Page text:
Rebellion, the third movie in the Puella Magi Madoka Magica series, made its U.S. debut in Los Angeles on Tuesday night.
Even with tickets priced at a steep $40, the event at the Egyptian Theatre sold out in advance of the screening. Although the scheduled time of the screening was 7 p.m., there was already a large crowd in the Egyptian’s courtyard when I arrived just before 4 p.m.
For those who are unfamiliar with this anime franchise, let’s backtrack a little. Puella Magi Madoka Magica began its rise to cult popularity as a television series. The focus is on a young teen named Madoka and her small group of friends as they enter the realm of the magical girl. The show plays on the tropes of magical girl stories, but not for comedic effect. Instead, Madoka Magica is a tense ride through a maelstrom of emotions that come with learning that having special powers isn’t all that great. Madoka Magica might make you cry. It might also make you wring your hands with anticipation as you wait to see what’s next. It’s that kind of poignant anime and people love it.
Following the conclusion of the series, several movies hit theaters. The first two, Beginnings and Eternal, made their way to the U.S. last fall. Those were essentially feature-length retellings of the television show. Rebellion is different in that it is a completely new story. Before the screening, I had the chance to speak with Mitsutoshi Kubota, president of the animation studio SHAFT, and Atsuhiro Iwakami, a producer at Aniplex, about the development of the film. Through an interpreter, they explained the development of Rebellion.
The film itself is interesting in that it is a sequel to a story that appeared to have a definitive end. Iwakami noted that what sold Aniplex on the sequel was the story that writer Gen Urobuchi presented. Kubota noted the emphasis on animation in this project. It took two-and-a-half years to produce Rebellion. The actual animation took a year to complete. The primary creative staff totaled about 20-30 people, mostly those who worked on the TV show and previous films. Altogether, though, there were “several hundred” people involved in animating Rebellion.
The animation in Rebellion is gorgeous, 21st century psychedelic eye candy. The opening scene alone is worth the trip to a movie theater, just so you can see shadow dancers pirouetting against a patchwork background on a very big screen. The transformation sequences are also stunning, quite different from what you might expect from a magical girl story. Kyoko’s transformation, in particular, is reminiscent of the classic James Bond opening sequences, which is unusual for the genre and pretty darn cool. Throughout the series and the first two films, Madoka Magica‘s animation always stood out as well above average, but the SHAFT team outdid themselves with Rebellion.
The fans, though, were here for more than a movie. Kubota and Iwakami were on hand for a talk after the film, where they spoke more about the film and the franchise. Iwakami said through an interpreter that there aren’t plans for more Madoka Magica at present time. The two special guests were also available to meet fans following their discussion. Also present were members of the English language cast for Madoka Magica. (The film was actually screened in Japanese with English subtitles.)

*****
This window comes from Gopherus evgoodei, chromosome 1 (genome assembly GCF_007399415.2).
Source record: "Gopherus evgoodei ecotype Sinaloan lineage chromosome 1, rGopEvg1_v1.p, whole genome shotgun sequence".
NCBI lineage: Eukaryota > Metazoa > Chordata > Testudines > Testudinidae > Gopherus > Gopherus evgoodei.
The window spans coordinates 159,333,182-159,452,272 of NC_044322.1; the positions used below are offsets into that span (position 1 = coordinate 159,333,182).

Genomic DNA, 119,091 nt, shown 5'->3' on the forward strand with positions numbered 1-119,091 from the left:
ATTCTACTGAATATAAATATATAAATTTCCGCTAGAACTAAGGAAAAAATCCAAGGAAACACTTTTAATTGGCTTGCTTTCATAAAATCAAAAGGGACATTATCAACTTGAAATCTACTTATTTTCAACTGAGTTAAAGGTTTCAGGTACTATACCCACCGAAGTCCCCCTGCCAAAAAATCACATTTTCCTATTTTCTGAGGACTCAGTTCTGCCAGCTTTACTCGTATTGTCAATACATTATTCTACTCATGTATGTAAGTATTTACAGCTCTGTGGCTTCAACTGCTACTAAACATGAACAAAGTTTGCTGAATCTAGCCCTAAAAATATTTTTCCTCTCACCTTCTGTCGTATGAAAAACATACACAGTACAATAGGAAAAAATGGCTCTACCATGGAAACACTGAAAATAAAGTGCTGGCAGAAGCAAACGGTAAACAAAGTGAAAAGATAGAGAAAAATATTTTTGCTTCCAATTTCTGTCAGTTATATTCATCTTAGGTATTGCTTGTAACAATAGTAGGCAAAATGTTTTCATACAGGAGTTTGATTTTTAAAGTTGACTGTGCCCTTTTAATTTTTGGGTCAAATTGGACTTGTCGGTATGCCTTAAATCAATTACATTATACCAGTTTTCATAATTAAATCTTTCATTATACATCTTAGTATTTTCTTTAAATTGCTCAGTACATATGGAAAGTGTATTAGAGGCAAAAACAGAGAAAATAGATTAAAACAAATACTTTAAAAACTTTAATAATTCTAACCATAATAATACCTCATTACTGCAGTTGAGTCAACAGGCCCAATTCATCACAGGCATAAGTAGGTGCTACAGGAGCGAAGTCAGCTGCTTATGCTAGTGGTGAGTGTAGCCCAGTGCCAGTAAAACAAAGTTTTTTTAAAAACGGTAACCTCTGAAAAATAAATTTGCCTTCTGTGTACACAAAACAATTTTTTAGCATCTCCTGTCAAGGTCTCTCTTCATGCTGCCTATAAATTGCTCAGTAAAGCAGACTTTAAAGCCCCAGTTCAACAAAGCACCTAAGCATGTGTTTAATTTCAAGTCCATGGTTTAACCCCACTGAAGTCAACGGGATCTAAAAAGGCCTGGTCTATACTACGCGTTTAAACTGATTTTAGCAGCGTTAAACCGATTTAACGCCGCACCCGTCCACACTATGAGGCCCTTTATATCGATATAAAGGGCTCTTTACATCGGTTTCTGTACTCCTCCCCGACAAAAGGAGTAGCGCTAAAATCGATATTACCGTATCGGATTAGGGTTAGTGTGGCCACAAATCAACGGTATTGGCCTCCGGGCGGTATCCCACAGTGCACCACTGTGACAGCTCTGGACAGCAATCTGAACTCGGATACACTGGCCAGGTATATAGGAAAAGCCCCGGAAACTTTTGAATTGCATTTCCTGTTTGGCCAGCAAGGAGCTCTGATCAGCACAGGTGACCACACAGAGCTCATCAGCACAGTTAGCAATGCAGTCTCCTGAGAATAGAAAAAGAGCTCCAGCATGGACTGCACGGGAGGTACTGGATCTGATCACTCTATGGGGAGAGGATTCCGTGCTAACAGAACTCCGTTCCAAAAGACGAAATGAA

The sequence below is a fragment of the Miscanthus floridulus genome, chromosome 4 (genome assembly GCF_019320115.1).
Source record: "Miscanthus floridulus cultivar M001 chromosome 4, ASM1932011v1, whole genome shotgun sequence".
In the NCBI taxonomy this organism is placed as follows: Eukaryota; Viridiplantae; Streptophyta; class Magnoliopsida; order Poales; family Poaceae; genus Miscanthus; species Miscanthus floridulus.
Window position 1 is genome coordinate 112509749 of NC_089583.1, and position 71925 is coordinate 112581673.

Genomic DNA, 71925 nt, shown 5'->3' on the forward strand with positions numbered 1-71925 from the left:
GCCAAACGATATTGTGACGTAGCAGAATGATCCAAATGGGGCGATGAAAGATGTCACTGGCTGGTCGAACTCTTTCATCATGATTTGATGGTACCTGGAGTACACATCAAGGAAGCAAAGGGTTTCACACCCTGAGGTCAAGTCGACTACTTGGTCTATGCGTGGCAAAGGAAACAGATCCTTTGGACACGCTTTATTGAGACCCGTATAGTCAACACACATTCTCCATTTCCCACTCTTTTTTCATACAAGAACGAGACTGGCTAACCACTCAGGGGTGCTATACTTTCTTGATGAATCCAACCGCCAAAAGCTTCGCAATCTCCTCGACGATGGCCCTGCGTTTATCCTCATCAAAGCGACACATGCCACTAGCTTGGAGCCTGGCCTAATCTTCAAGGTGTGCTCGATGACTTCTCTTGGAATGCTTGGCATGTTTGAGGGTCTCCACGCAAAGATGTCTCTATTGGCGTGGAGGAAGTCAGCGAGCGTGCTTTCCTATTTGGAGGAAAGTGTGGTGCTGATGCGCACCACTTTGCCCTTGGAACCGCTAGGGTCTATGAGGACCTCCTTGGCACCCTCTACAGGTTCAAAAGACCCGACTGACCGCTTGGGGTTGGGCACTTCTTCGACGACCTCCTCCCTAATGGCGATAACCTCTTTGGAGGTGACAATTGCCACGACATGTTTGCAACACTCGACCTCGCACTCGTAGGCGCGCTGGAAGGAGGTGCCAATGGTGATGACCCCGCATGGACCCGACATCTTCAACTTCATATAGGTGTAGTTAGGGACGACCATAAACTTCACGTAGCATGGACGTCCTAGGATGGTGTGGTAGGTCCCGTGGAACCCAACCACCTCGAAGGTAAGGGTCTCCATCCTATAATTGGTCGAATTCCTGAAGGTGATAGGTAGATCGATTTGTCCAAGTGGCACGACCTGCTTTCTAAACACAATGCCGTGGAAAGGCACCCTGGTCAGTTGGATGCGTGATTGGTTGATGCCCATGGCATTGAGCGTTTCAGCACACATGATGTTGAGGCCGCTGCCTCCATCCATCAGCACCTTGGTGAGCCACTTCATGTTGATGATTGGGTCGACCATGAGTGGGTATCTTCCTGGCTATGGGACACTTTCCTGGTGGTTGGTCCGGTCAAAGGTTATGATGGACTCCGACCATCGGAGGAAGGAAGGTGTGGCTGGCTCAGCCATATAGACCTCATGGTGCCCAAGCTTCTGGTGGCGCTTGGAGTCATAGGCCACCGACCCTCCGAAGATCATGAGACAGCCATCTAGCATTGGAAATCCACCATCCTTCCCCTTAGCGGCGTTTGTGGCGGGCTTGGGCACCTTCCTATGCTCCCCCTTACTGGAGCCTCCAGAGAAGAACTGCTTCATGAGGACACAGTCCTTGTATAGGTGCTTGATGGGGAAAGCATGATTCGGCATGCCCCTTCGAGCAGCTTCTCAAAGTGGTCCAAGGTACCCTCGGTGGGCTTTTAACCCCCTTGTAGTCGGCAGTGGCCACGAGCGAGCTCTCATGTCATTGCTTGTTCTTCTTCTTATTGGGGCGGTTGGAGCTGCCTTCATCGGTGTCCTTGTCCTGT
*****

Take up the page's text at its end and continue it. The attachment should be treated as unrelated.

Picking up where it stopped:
Attendees received gift bags filled with a few cool items. They received a program guide and a “mini autograph board,” which is a small portrait of Madoka Magica characters that were distributed blind box style. They also got a cell phone holder shaped like Kyubey, the mysterious creature who essentially launches the magical girl adventure. Additionally, fans had the chance to purchase merchandise, some of which was only available at the Los Angeles screenings.
After the movie, I met Colton Geneva, a 23-year-old fan who drove up from San Diego for the event. Geneva picked up a plush Kyoko keychain and a blind box keychain that turned out to be Mami. Those were $10 a piece. He mentioned that a wall scroll priced at $60 had sold out right before he got to the front of the line. “It’s nice to see that they’re supporting the fans who came out for the premiere,” he said.
I thought a lot about that statement while writing this story. Forty dollars is steep for a ticket to a movie screening. Even a live concert at a venue comparable in size to the Egyptian will (most likely) cost less than that. But, this event was more than a movie. It was akin to a mini convention, complete with swag, limited edition merch, and a chance to actually meet the people who made something you enjoyed. Maybe it’s not the sort of event model that would work for every anime, but, in the case of Rebellion, it worked quite well.
Puella Magi Madoka Magica the Movie: Rebellion will be screening at theaters across the U.S. and Canada over the next few weeks. Check out Aniplex’s Madoka site for information on locations and show times.
Images: Liz Ohanesian, ©Magica Quartet/Aniplex, Madoka Movie Project Rebellion